Austerity and Recovery in Ireland: Europe's Poster Child and the Great Recession

ISBN : 9780198825159

William K. Roche; Philip J. O'Connell; Andrea Prothero
368 ページ
153 x 234 mm

This book presents a systematic analysis of the Great Recession, austerity, and subsequent recovery in Ireland. It discusses the effects of recession and austerity across a wide range of areas of economic, business, political, and social life, and addresses the extent to which the Irish response to the recession led to significant changes in economic policy and in business, work, consumption, the labour market, and society. The book argues that Ireland should not be regarded as a poster child for austerity. While fiscal contraction provided a basis for stabilizing the perilous finances of the State, economic recovery was due in the main to the long-established structure of Irish economic and business activity, to the importance of foreign direct investment and the dynamic export sector, and to recovery in the international economy.


1 William K. Roche, Philip O'Connell, and Andrea Prothero: Introduction 'Poster Child' or 'Beautiful Freak'?: Austerity and Recovery in Ireland
2 Sean O Riain: The Road to Austerity
3 Stephen Kinsella: Economic and Fiscal Policy
4 Frank Barry and Adele Bergin: Business
5 Gregory Connor, Thomas Flavin, and Brian O'Kelly: The Financial Sector
6 Blanaid Clarke: Banking Regulation
7 Marius C. Claudy, Andrew Keating, and Andrea Prothero: Consumption
8 Paul Teague: Ireland and the 'GIPS' Countries
9 David M. Farrell: Political Reform
10 Brigid Laffan: International Actors and Agencies
11 William K. Roche: Workplaces
12 Richard Boyle: Public Service Reform
13 Philip J. O'Connell: Unemployment and Labour Market Policy
14 Kathleen Lynch, Sarah Cantillon, and Margaret Crean: Inequality
15 Rob Kitchin, Rory Hearne, and Cian O'Callaghan: Housing
16 Irial Glynn and Philip J. O'Connell: Migration
17 Donald Taylor Black: Culture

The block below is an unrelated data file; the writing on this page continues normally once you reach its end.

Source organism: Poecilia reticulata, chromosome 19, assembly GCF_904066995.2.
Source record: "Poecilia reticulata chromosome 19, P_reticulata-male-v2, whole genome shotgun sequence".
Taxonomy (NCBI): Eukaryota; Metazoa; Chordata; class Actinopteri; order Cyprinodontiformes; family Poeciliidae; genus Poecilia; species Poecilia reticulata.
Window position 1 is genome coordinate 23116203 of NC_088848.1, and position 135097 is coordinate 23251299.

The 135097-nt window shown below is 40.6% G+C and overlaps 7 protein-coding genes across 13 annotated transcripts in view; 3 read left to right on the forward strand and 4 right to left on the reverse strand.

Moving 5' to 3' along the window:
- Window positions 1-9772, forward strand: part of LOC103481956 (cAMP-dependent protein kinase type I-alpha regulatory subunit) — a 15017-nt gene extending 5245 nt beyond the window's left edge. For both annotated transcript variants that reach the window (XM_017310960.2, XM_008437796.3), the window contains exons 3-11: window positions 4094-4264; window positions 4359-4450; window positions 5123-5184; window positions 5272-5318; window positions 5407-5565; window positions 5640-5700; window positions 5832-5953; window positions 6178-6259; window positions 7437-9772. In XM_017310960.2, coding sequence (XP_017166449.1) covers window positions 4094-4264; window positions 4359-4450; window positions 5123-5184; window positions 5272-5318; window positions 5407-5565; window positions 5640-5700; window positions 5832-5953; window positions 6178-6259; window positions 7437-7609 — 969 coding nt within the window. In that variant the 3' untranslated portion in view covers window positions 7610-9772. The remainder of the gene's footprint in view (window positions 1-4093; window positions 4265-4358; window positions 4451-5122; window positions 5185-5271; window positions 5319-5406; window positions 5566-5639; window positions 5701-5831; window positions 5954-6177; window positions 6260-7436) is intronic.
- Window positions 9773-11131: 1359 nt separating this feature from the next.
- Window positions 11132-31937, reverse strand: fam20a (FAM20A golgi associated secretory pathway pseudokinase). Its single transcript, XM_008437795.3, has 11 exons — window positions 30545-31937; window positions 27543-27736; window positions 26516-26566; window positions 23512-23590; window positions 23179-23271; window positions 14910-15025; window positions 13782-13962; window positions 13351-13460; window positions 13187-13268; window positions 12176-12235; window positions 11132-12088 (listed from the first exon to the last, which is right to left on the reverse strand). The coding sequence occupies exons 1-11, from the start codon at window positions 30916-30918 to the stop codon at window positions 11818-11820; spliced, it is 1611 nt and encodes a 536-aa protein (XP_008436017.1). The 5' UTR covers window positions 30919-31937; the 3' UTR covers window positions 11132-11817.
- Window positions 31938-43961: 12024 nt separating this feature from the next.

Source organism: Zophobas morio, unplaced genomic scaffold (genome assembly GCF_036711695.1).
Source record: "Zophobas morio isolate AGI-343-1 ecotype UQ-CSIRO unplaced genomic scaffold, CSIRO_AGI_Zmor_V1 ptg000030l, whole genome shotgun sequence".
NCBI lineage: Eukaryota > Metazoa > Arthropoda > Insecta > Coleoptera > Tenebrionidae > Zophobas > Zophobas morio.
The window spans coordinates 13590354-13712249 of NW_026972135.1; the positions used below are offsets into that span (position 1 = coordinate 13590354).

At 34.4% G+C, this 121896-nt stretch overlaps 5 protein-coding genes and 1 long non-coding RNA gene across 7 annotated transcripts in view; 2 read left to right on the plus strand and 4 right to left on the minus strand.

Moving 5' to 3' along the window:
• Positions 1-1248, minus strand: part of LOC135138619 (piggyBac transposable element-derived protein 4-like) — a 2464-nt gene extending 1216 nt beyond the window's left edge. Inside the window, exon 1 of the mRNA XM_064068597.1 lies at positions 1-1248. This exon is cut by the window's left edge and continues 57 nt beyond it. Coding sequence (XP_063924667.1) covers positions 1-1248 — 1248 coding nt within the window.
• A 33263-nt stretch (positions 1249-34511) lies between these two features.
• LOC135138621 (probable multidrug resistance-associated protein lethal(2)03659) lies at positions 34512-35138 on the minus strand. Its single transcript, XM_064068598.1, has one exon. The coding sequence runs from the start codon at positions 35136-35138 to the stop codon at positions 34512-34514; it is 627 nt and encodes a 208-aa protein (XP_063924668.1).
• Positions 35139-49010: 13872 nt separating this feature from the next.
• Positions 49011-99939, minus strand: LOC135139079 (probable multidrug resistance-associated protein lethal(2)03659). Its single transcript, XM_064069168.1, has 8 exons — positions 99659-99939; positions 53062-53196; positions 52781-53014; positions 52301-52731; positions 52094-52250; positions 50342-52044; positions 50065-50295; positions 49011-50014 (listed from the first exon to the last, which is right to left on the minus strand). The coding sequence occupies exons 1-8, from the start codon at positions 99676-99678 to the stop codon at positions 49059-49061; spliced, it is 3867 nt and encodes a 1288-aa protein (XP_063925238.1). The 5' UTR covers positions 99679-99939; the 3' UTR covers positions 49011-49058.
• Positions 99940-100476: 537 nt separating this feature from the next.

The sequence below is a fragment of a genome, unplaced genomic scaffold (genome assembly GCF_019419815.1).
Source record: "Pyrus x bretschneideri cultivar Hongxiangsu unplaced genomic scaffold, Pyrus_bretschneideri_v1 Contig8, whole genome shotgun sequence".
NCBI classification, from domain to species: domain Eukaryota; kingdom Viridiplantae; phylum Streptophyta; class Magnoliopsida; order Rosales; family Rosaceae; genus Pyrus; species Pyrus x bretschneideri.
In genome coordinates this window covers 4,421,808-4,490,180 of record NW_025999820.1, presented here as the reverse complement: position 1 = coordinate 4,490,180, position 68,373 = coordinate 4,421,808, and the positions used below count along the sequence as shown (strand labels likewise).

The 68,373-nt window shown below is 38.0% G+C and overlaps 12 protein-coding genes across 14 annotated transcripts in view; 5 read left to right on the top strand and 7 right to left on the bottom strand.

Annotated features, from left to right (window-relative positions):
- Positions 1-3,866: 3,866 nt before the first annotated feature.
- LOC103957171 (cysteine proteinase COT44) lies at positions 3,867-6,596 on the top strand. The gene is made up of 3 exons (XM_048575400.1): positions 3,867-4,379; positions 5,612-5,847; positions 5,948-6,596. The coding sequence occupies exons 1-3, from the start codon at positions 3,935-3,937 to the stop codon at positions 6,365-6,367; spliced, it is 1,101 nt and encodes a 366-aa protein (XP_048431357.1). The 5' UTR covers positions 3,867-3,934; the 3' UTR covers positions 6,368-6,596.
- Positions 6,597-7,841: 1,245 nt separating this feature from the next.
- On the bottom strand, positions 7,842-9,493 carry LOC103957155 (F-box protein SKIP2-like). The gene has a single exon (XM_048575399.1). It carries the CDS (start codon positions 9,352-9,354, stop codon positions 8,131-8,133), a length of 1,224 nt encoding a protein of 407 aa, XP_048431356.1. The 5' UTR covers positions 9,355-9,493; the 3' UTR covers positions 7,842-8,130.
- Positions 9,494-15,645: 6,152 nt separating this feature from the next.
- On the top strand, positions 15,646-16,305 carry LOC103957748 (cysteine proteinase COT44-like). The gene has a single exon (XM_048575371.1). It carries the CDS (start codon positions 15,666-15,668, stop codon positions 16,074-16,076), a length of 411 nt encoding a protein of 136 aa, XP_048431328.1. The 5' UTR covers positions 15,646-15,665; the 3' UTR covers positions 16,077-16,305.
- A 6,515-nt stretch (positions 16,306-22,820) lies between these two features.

William K. Roche is Professor of Industrial Relations & Human Resources at the College of Business, University College Dublin and Honorary Professor at the Management School, Queen's University, Belfast. He obtained his doctorate from the University of Oxford, where he was Heyworth Memorial Prize Research Fellow of Nuffield College. He has published extensively in leading international peer-reviewed journals in industrial relations and human resource management. His recent books include Managing Conflict at Work: Alternative Dispute Resolution in Ireland (with P. Teague, T. Gormley, and D. Currie, Institute of Public Administration, 2015), The Oxford Handbook of Conflict Management in Organizations (with P. Teague and A. Colvin, OUP, 2014), and Recession at Work: HRM in the Irish Crisis (with P. Teague, A. Coughlan and M. Fahy, Routledge, 2013).; Philip J. O'Connell is Professor of Applied Social Science at the School of Social Policy, Social Work and Social Justice at University College Dublin, and Director of the UCD Geary Institute for Public Policy. Most of his work focuses on the labour market and on migration. He has an enduring interest in equality at work and in access to employment, and has published papers on wage inequality, on working conditions and workplace practices, on the transition from unemployment to work, and on the experience of migrant workers in Ireland. He has written several books on the determinants and effects of work-related education and training, and published papers on this and other labour market issues in the leading peer-reviewed journals. He has served as a consultant on human resource development and labour market issues to the European Commission and the OECD. He is a government-appointed member of the Irish Labour Market Council. ; Andrea Prothero is Professor of Business and Society at the College of Business, University College Dublin. Her research focuses primarily on exploring the relationships between marketing and society, with a particular emphasis on sustainability marketing research, and she has published widely in these areas. Prior to moving to Ireland in 1999, Andrea worked at universities in the UK, and also completed a sabbatical at Arizona State University in 2002. She recently led one of UCDs contributions to the President of Ireland's Ethics Initiative, asking students across Ireland to engage in debate focusing on why 'we need to talk about ethics.'